Judy Klein is Professor of Economics at Mary Baldwin College in Virginia. She is the author of Statistical Visions in Time: A History of Time Series Analysis 1662-1938, (Cambridge 1997), co-editor of The Age of Economic Measurement (Duke 2001), and co-author of How Reason almost Lost its Mind: The Strange Career of Cold War Rationality (in preparation). She has been a research fellow/visiting scholar at the National Humanities Center, the École des hautes études en sciences sociales, the École normale supérieure de Cachan, and the Max-Planck Institute for the History of Science.
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US Military needs during the Cold War induced a mathematical modeling of rational allocation and control processes while simultaneously binding that rationality with computational reality. Modeling strategies to map the optimal to the operational ensued and eventually became a driving force in the development of macroeconomic dynamics.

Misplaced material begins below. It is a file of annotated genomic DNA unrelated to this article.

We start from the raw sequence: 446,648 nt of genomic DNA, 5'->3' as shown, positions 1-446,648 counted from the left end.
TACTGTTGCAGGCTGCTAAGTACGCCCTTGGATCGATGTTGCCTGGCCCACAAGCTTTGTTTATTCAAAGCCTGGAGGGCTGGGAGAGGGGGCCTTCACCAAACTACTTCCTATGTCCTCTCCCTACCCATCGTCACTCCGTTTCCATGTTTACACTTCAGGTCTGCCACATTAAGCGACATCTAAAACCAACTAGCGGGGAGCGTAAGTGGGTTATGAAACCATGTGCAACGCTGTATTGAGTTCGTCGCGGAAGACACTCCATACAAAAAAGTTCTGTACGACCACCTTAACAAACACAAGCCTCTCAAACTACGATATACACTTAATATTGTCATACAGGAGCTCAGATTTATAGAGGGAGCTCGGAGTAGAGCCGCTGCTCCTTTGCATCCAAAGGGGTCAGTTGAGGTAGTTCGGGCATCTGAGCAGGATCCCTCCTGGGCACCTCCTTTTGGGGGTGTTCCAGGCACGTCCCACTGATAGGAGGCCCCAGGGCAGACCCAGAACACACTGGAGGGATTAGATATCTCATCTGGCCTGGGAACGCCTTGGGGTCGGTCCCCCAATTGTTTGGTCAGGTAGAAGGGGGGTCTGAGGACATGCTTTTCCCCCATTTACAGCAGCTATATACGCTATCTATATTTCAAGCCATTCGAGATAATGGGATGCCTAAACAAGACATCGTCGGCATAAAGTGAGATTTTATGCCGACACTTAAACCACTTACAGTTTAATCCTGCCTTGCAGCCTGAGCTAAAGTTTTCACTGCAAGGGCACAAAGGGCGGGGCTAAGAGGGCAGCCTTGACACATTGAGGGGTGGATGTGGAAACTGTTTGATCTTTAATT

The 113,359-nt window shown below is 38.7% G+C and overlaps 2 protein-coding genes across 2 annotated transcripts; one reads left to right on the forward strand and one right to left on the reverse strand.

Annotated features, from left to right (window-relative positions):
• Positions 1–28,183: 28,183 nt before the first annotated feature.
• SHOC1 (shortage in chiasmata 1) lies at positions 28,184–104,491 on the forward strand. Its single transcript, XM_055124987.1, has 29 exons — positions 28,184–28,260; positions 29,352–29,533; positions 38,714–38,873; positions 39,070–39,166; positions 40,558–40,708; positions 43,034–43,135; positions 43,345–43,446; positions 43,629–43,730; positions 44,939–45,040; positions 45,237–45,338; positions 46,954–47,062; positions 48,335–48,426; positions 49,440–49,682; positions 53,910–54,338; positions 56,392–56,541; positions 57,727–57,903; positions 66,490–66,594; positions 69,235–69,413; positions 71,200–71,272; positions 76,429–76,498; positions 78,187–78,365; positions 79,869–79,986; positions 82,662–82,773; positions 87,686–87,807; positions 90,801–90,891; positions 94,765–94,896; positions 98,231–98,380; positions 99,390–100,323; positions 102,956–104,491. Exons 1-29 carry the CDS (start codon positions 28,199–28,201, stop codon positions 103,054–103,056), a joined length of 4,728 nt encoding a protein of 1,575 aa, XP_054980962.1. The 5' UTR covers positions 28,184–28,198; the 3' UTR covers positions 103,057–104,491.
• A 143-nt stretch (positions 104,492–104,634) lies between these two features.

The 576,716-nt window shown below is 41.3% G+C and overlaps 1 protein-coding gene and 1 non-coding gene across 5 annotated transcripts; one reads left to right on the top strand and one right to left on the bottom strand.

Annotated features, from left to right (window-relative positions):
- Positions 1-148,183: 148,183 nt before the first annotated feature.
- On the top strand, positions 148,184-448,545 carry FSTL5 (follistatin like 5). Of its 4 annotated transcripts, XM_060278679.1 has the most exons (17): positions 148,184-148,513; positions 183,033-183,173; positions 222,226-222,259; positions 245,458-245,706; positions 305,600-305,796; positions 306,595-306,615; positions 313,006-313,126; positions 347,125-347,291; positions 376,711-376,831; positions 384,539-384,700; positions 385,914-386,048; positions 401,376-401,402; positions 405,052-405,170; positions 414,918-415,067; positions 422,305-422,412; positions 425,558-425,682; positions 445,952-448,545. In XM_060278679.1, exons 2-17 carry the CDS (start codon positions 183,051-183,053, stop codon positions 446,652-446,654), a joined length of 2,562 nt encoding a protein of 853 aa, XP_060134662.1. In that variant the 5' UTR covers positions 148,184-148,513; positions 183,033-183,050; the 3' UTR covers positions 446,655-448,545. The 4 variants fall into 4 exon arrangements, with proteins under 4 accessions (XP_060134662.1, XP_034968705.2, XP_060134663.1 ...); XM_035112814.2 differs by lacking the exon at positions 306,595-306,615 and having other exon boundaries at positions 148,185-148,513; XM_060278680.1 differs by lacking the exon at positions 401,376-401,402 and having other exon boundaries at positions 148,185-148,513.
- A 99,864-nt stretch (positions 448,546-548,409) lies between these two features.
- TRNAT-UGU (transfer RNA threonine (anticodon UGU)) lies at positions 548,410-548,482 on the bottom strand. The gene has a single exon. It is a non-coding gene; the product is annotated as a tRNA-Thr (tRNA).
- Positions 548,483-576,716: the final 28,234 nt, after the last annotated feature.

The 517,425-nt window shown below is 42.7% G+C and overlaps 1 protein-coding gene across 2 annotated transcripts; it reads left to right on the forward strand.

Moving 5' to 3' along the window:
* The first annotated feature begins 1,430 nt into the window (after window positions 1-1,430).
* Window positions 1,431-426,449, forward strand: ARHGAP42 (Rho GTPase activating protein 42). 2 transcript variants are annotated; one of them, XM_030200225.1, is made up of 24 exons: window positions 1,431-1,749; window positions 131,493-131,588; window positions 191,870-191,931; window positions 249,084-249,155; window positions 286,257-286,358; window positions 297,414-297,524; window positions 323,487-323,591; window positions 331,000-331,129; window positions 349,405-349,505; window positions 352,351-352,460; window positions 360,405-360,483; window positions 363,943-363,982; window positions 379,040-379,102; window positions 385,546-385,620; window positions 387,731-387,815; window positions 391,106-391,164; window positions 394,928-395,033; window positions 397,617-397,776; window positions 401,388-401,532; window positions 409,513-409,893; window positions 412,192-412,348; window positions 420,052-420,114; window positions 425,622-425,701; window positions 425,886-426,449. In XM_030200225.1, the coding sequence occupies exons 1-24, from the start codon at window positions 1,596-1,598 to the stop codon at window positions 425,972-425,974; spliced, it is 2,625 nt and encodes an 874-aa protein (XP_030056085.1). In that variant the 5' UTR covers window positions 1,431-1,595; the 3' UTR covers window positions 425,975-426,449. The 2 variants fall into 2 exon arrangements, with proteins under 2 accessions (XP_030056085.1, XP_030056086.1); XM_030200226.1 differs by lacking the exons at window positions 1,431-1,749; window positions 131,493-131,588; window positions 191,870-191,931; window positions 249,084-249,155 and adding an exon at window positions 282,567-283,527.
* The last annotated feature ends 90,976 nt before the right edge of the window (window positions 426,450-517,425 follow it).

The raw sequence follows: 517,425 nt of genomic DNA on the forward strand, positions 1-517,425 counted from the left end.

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INET has chosen the label “openness” to describe New Economic Thinking - “open” for other disciplines, for other methods, for other questions, for other interpretations, etc. It’s easy to hurrah.
INET Berlin 2012 - back home again. On stage, it’s been a huge amount of claims, assertions, and arguments about what went wrong, about what exactly happened, about why this time was different, about what will certainly happen, and about what remains deeply uncertain, about what “we” shall do about it, about what “we” could do better.